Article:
The Rother Valley Railway was a standard gauge line from a junction at Robertsbridge in East Sussex, on the SE&CR’s Tonbridge-Hastings line, to Tenterden, 12 miles away in Kent. It opened in 1900 and was extended to TenterdenTown station in 1903 (the original terminus was renamed Rolvenden), and through to a junction at Headcorn on the SE&CR’s Redhill-Ashford route in 1905, whereupon it was renamed the Kent & East Sussex Railway. Stephens was engineer, locomotive superintendent and managing director of the railway, which was closed by British Railways in 1961. Re-opening as a preserved railway began in 1974, and a 10-mile stretch of the original RVR now sees regular steam trains run by the Tenterden Railway Company as the Kent & East Sussex Railway.
Rolvenden station circa 1931
Opening and Growth
The Kent & East Sussex Railway was one of the light railways operated by Colonel H.F. Stephens, the railway engineer. It was originally opened, in 1900, as the Rother Valley Railway, with its first stretch of line running from Robertsbridge to Tenterden (the station later being renamed Rolvenden). The line extended into nearer to the centre of Tenterden to the Town station in 1903, and the railway's name was changed to the Kent and East Sussex Railway in 1904 in anticipation of extensions to Rye, Cranbrook and Maidstone via Headcorn. The line extended to Headcorn in 1905, but no further extensions were ever built.
The railway was built under the 1896 Light Railways Act, which allowed for cheaper construction methods in return for a speed restriction. The area was fairly sparsely populated with stations serving villages often several miles away. There was some farm traffic inwards and outwards with hops, artichokes, cured herring, crayfish, grain and livestock being transported. Goods sidings served Robertsbridge Mills and the Guinnessoast house at Junction Road Halt. Two Hawthorne Leslie 2-4-0 tank locomotives were bought new for the service, No.1 'Tenterden' and No.2 'Northiam' (which achieved fame 40 years later as the locomotive 'Gladstone' in the film Oh, Mr Porter!). A 'Terrier' A1 class 0-6-0 tank engine was later purchased second hand and named No 3 'Bodiam'. This engine is still working on the line at the age of 135! Some new carriages were bought at the line's opening. In later years services were maintained using elderly coach stock, including an 1842 Royal coach; an unreliable steam railmotor, noisy but economical Ford and Shefflex petrol railmotors (basically two buses with railway wheels coupled back to back) and locomotives nearing the end of their service lives. One oddity purchased by Colonel Stephens was a powerful 0-8-0T locomotive,'Hecate' (possibly intended for use on the proposed Headcorn & Maidstone Junction Light Railway). It was too heavy for the much of the line and was little used, being swapped years later for something more useful.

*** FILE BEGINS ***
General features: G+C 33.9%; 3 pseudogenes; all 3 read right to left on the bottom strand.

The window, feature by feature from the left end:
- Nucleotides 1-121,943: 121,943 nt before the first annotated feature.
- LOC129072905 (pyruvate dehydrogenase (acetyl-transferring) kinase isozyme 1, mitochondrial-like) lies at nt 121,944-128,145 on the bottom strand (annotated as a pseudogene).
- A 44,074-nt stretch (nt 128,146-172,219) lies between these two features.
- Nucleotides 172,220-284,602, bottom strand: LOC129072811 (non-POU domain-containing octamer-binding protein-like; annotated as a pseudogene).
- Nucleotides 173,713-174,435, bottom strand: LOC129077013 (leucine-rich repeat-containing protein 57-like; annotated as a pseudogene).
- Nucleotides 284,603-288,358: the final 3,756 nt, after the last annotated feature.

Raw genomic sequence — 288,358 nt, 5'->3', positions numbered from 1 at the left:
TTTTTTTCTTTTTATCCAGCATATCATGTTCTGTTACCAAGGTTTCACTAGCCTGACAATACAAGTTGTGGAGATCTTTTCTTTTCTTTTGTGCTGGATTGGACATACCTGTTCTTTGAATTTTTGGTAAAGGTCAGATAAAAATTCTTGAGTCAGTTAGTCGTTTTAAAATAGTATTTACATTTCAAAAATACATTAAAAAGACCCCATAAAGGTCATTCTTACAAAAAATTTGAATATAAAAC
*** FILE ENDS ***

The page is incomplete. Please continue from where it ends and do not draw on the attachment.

At its fullest extent, it ran nearly 22 miles, connecting Robertsbridge (on the Tonbridge to Hastings line) to Headcorn (on the Tonbridge to Ashford line). Between 1905 and closure, the stations on the line, running south to north, were: Robertsbridge Salehurst Halt, Junction Road Halt, Bodiam for Staplecross, Northiam, Wittersham Road, Rolvenden, Tenterden Town, Tenterden St. Michael's, High Halden Road, Biddenden, Frittenden Road and Headcorn.
Grouping and Decline
The company stayed independent after the 1923 Railway Groupings, run from an office by Stephens and after his death by his assistant, William Austin, at Salford Terrace, Tonbridge, Kent. Many other light railways in the UK were also run from there. The desk and other items from this office are preserved at the Colonel Stephens museum at Tenterden station.
Due to road competition, the line was unprofitable after the mid-1920s and went into receivership in 1932, and after nationalisation of the railways in 1948, the closure of the line became more likely. It was closed to passenger traffic and completely from Tenterden Town to Headcorn on 2 January1954, and finally on 12 July1961, the entire line was closed to all traffic.